transition, a brief period of freezing rain could occur. At KPSF
and KGFL, sleet/freezing rain should linger until 16Z-18Z/Sun.
Precipitation could be moderate in intensity at times through
19Z/Sun, before tapering off to spotty showers or drizzle in the

VFR flight categories should transition to MVFR/IFR once
precipitation begins between 08Z-11Z/Sun. MVFR/IFR is then
expected through 06Z/Mon, with the best chance of IFR/LIFR
conditions at KPSF and KGFL.

North to northeast winds at less than 5 KT should become east to
southeast at 5-10 KT Sunday morning, except stronger at KPSF
where some gusts of 20-25 KT could occur. Winds should become
light/variable later Sunday afternoon and evening.

Low level wind shear is likely at KGFL/KPOU where surface winds
remain from the east at 10 KT or less, while winds around 2000
FT AGL increase from the east to southeast at 30-40 KT. The low
level wind shear should decrease by mid to late afternoon


Sunday Night: No Operational Impact. NO SIG WX.
Monday: No Operational Impact. NO SIG WX.
Monday Night: No Operational Impact. NO SIG WX.
Tuesday: No Operational Impact. NO SIG WX.
Tuesday Night: No Operational Impact. NO SIG WX.
Wednesday: No Operational Impact. NO SIG WX.
Wednesday Night: Low Operational Impact. Slight Chance of SHRA...SHSN.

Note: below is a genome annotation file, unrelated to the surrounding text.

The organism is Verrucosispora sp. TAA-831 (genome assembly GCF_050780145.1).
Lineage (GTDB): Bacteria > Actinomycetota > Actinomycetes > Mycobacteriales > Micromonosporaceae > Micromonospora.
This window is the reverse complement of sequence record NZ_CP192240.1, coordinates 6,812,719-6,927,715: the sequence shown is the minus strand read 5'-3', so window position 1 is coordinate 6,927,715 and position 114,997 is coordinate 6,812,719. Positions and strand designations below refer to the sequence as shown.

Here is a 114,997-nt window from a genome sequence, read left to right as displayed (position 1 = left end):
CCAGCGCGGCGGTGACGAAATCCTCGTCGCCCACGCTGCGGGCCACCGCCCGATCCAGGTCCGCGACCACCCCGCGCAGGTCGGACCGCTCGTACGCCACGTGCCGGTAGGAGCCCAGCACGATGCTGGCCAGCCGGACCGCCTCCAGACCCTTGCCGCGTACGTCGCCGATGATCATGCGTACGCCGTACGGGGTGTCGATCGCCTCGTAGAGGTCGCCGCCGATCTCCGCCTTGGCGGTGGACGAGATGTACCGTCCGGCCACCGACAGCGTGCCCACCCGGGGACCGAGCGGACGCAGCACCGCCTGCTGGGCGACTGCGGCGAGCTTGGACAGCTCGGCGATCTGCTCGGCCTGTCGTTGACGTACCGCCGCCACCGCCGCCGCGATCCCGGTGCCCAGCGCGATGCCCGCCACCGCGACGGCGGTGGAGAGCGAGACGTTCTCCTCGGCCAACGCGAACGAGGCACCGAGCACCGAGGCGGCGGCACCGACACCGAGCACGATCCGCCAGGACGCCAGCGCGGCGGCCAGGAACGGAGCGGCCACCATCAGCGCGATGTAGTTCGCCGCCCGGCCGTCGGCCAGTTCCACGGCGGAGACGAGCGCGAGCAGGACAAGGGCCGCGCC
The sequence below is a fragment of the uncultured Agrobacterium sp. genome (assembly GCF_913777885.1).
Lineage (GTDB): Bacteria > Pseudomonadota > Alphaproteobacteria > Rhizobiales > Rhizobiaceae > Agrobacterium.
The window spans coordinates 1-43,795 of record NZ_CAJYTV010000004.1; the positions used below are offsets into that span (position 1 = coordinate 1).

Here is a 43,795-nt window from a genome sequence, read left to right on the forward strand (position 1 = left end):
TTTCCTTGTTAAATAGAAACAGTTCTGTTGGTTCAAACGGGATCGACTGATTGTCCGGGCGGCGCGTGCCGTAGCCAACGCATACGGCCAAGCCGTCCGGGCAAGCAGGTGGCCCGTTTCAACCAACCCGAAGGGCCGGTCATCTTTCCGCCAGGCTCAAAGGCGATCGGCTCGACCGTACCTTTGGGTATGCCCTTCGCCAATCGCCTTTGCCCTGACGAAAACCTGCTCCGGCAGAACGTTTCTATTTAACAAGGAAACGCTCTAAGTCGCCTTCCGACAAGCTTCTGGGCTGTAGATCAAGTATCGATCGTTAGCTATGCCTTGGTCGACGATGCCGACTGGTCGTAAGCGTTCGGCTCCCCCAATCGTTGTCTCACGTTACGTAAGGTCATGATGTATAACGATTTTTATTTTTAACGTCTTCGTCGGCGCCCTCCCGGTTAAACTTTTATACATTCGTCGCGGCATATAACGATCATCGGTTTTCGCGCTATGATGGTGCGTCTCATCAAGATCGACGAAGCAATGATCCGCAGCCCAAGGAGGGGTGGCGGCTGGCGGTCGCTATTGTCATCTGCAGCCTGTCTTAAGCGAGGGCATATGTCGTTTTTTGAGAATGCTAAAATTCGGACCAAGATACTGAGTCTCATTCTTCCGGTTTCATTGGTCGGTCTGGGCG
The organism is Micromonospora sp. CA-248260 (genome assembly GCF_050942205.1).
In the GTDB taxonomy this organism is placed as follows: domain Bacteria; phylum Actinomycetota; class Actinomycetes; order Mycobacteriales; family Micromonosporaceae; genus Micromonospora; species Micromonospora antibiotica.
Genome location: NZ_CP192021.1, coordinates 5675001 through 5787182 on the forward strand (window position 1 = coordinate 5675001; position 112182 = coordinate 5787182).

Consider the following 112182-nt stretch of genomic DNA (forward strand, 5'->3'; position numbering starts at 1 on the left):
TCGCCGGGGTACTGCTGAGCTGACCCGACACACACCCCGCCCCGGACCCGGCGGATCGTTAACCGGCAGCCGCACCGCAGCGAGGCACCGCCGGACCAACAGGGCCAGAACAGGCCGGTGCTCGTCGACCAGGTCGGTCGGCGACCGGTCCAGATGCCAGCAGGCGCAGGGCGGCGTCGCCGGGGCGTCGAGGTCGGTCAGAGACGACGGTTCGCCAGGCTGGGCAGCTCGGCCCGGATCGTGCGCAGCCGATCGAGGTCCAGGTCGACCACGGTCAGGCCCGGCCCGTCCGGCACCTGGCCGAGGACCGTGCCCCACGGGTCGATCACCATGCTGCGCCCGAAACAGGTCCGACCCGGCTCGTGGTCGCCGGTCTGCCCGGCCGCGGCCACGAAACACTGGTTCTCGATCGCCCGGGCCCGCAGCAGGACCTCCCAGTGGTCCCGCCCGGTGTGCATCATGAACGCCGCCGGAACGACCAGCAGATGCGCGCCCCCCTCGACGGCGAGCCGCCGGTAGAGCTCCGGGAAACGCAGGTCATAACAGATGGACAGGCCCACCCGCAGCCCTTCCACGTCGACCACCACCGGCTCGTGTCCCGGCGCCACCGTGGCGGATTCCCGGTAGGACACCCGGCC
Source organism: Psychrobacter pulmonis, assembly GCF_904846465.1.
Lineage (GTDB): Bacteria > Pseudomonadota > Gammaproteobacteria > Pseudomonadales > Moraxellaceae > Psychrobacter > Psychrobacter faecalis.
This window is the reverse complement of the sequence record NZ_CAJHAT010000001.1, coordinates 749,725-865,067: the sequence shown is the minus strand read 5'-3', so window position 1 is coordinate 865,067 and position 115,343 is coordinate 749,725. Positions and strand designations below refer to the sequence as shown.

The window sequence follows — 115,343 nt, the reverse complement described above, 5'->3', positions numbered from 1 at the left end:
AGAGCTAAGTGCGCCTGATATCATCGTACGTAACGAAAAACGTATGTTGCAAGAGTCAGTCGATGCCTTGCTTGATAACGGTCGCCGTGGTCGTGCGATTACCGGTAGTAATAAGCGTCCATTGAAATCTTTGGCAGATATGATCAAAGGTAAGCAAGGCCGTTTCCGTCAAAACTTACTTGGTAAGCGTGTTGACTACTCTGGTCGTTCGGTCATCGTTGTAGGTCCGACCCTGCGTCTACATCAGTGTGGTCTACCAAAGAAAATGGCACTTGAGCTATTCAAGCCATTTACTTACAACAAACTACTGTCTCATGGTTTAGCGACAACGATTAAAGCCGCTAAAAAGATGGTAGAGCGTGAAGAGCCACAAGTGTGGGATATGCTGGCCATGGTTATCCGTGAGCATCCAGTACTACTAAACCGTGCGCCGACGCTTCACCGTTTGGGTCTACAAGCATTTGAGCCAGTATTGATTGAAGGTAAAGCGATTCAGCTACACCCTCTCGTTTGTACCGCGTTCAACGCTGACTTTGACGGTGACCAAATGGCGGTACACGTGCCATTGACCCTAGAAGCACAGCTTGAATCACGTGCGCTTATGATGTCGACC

Thursday: Moderate Operational Impact. Chance of SHRA.


Ice jams remain in place in multiple locations on the Mohawk
River from about Lock 9 through the Twin Bridges and on the
upper Hudson River in the Town of Thurman in central Warren
County. Looking at the USGS Lock 8 web cam ice has moved out of
this area. Also the USGS Stockade web cam showed water moving
through a channel along the shore.

Widespread precipitation will overspread the area late tonight
and continue most of Sunday as a low pressure system approaches
and moves across the region. A wintry mix of precipitation
including snow, sleet and freezing rain is expected in many
areas before transitioning to plain rain by mid Sunday. At this
time QPF amounts of around 3/4 of an inch to an inch. Temperatures
dropping back into the upper 20s to mid 30s tonight will limit
snowmelt. Runoff would result in some river rises and could
cause movement of ice jams. If confidence for flooding increases
then a flood watch and/or hydrologic advisory will need to be

For details on specific area rivers and lakes, including
observed and forecast river stages and lake elevations, please
visit the Advanced Hydrologic Prediction Service /AHPS/ graphs
on our website.


CT...Winter Weather Advisory until 1 PM EST this afternoon for
NY...Winter Weather Advisory until 1 PM EST this afternoon for
MA...Winter Weather Advisory until 1 PM EST this afternoon for
VT...Winter Weather Advisory until 1 PM EST this afternoon for


NEAR TERM...IAA/Frugis/11
LONG TERM...Cebulko

NWS ALY Office Area Forecast Discussion